Can we defend good old-fashioned loneliness in the internet age? Photo: Getty
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The importance of being lonely

Is loneliness always a bad thing – or should we cherish our pre-internet memories of vacant and pensive moods?

I once spent two weeks living on my own in a cottage in Warwickshire. The cottage was in a small hamlet, down a little grassy lane. It was medieval, tiny and pretty (think Goldilocks’ cottage crossed with Mr Mole’s home.) I was there to work on a novel. And as well as being about three hundred miles from my own home, I also felt about two hundred years in the past – the reason for this being I couldn’t work out how to connect to the internet.

What followed, frankly, was one of the loneliest and most panicky episodes of my life.

Being alone for a long time takes a lot of getting used to (I normally live with my husband, three children and two quite demanding cats.) Not needing to even speak for hours – days! – felt extremely strange. And when there’s no-one else around to see what you’re doing, even something like sitting on a chair or switching on a kettle or deciding to go outdoors for a bit all took on an existential kind of enormity.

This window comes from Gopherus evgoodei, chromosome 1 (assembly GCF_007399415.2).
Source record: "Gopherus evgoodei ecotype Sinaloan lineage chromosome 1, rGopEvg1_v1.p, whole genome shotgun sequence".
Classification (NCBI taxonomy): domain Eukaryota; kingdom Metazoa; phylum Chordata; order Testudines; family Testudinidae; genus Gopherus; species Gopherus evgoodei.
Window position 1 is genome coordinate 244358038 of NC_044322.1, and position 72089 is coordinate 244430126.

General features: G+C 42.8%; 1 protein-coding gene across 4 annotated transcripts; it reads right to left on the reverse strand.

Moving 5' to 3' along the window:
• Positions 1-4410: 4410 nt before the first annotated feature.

What I did have, of course, was plenty of time to think – and what I ended up thinking, was:

a) Oh God, I’m really lonely

b) This reminds me of my childhood

c) Will my family ever forgive me?

d) I have to start writing something

e) Oh! I’m beginning to enjoy myself.

I suppose a kind of survival instinct had kicked in at (e); and I could either go quietly mad or use the loneliness I was experiencing and do something with it.

Is loneliness, though – that bracing, Robinson Crusoe kind – becoming endangered in our socially-connected age? Being solitary in the twenty-first century seems like a very different thing from what it was a couple of decades ago. In a lone star spirit of enquiry, I asked various friends and colleagues what they thought. The playwright Oliver Emanuel, who’s recently returned from a writing retreat himself, had a similar response to self-exile as I’d had (ie, mild panic – “no internet and no phone – it drove me crazy”). The difference between us was that after a while I began to enjoy my internet-free existence while it seems, despite finding isolation useful for his writing, Oliver continued to miss it. But then he’s a playwright. And playwrights, he suggests, are social creatures on the whole. (“Though I still value loneliness. It’s a way of gaining perspective – a loss of other people – and that can be valuable. . .”)